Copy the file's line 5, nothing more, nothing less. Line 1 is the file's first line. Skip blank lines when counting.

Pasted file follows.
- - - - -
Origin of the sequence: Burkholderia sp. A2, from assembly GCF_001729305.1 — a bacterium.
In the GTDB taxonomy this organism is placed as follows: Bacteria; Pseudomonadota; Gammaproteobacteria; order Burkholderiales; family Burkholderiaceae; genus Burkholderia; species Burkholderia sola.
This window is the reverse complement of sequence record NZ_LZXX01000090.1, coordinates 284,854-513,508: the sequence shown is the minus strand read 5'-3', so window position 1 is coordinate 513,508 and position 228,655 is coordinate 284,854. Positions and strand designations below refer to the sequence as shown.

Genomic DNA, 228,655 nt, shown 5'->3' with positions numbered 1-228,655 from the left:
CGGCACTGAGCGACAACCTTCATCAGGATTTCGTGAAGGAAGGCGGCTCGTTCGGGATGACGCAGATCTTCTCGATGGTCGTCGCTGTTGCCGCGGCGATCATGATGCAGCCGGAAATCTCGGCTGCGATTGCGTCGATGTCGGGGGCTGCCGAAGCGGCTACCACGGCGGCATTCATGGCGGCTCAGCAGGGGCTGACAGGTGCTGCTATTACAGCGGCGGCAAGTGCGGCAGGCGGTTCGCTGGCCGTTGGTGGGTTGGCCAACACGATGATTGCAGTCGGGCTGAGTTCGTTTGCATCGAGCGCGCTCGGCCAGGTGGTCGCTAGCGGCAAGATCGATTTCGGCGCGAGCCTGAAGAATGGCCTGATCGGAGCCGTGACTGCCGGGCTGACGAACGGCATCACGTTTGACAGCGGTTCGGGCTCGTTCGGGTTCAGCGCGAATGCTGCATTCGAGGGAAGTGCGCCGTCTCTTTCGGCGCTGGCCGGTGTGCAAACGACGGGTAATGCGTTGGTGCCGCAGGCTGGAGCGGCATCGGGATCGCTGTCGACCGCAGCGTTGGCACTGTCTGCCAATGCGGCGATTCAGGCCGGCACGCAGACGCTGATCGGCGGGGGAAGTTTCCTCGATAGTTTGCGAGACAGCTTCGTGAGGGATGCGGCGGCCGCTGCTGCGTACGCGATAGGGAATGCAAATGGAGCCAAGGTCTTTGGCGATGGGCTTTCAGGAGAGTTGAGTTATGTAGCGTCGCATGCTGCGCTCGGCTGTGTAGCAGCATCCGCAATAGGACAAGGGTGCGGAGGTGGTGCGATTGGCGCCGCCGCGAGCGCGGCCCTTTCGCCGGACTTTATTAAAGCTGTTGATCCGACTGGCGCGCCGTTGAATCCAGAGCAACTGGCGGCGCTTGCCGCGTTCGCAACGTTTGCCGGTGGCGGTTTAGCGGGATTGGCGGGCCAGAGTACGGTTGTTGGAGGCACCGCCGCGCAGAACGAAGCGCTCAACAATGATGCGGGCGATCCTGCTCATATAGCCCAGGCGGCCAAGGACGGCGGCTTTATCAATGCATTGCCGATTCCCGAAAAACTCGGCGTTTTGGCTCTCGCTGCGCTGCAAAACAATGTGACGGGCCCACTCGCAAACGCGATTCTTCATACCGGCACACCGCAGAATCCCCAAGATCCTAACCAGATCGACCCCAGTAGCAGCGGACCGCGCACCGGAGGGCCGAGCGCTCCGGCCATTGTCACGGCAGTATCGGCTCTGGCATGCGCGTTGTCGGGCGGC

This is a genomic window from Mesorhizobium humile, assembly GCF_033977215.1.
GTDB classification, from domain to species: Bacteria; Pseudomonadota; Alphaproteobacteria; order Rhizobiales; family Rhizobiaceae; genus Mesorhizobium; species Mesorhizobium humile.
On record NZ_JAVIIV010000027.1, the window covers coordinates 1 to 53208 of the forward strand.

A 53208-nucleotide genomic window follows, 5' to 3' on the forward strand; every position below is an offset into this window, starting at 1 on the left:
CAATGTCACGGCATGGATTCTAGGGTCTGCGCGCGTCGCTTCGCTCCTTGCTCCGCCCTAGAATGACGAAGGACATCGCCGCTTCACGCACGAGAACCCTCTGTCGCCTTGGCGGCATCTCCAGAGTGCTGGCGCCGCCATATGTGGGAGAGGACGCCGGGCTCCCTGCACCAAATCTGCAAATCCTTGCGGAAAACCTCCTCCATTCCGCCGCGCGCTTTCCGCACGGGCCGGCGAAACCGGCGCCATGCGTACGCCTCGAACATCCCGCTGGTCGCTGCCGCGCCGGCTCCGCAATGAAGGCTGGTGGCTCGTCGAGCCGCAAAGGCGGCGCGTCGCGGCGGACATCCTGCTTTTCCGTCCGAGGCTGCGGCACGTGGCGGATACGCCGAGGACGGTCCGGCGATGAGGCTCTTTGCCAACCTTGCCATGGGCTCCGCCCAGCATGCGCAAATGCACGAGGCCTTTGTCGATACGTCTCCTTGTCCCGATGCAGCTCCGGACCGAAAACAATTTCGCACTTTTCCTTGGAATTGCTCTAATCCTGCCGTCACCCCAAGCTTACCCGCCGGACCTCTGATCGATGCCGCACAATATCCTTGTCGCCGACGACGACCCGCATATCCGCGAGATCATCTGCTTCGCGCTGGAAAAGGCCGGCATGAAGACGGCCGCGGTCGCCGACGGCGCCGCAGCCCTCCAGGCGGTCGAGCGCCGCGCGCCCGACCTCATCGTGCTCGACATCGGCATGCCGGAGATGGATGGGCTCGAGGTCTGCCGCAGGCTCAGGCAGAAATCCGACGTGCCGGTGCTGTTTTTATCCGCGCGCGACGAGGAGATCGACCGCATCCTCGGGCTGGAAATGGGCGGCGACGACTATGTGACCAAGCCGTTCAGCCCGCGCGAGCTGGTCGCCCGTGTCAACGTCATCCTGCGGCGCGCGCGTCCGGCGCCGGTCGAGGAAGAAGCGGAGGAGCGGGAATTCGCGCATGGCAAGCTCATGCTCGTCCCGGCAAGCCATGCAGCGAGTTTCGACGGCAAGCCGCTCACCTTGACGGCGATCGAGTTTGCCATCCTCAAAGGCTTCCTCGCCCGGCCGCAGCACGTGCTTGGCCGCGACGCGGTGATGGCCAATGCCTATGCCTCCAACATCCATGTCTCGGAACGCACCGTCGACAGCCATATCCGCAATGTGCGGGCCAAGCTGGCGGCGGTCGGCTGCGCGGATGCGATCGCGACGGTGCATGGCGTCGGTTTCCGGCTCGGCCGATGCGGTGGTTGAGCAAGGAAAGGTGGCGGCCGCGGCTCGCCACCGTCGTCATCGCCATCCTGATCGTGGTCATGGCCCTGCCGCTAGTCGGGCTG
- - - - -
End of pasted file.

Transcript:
CGGCACTGAGCGACAACCTTCATCAGGATTTCGTGAAGGAAGGCGGCTCGTTCGGGATGACGCAGATCTTCTCGATGGTCGTCGCTGTTGCCGCGGCGATCATGATGCAGCCGGAAATCTCGGCTGCGATTGCGTCGATGTCGGGGGCTGCCGAAGCGGCTACCACGGCGGCATTCATGGCGGCTCAGCAGGGGCTGACAGGTGCTGCTATTACAGCGGCGGCAAGTGCGGCAGGCGGTTCGCTGGCCGTTGGTGGGTTGGCCAACACGATGATTGCAGTCGGGCTGAGTTCGTTTGCATCGAGCGCGCTCGGCCAGGTGGTCGCTAGCGGCAAGATCGATTTCGGCGCGAGCCTGAAGAATGGCCTGATCGGAGCCGTGACTGCCGGGCTGACGAACGGCATCACGTTTGACAGCGGTTCGGGCTCGTTCGGGTTCAGCGCGAATGCTGCATTCGAGGGAAGTGCGCCGTCTCTTTCGGCGCTGGCCGGTGTGCAAACGACGGGTAATGCGTTGGTGCCGCAGGCTGGAGCGGCATCGGGATCGCTGTCGACCGCAGCGTTGGCACTGTCTGCCAATGCGGCGATTCAGGCCGGCACGCAGACGCTGATCGGCGGGGGAAGTTTCCTCGATAGTTTGCGAGACAGCTTCGTGAGGGATGCGGCGGCCGCTGCTGCGTACGCGATAGGGAATGCAAATGGAGCCAAGGTCTTTGGCGATGGGCTTTCAGGAGAGTTGAGTTATGTAGCGTCGCATGCTGCGCTCGGCTGTGTAGCAGCATCCGCAATAGGACAAGGGTGCGGAGGTGGTGCGATTGGCGCCGCCGCGAGCGCGGCCCTTTCGCCGGACTTTATTAAAGCTGTTGATCCGACTGGCGCGCCGTTGAATCCAGAGCAACTGGCGGCGCTTGCCGCGTTCGCAACGTTTGCCGGTGGCGGTTTAGCGGGATTGGCGGGCCAGAGTACGGTTGTTGGAGGCACCGCCGCGCAGAACGAAGCGCTCAACAATGATGCGGGCGATCCTGCTCATATAGCCCAGGCGGCCAAGGACGGCGGCTTTATCAATGCATTGCCGATTCCCGAAAAACTCGGCGTTTTGGCTCTCGCTGCGCTGCAAAACAATGTGACGGGCCCACTCGCAAACGCGATTCTTCATACCGGCACACCGCAGAATCCCCAAGATCCTAACCAGATCGACCCCAGTAGCAGCGGACCGCGCACCGGAGGGCCGAGCGCTCCGGCCATTGTCACGGCAGTATCGGCTCTGGCATGCGCGTTGTCGGGCGGC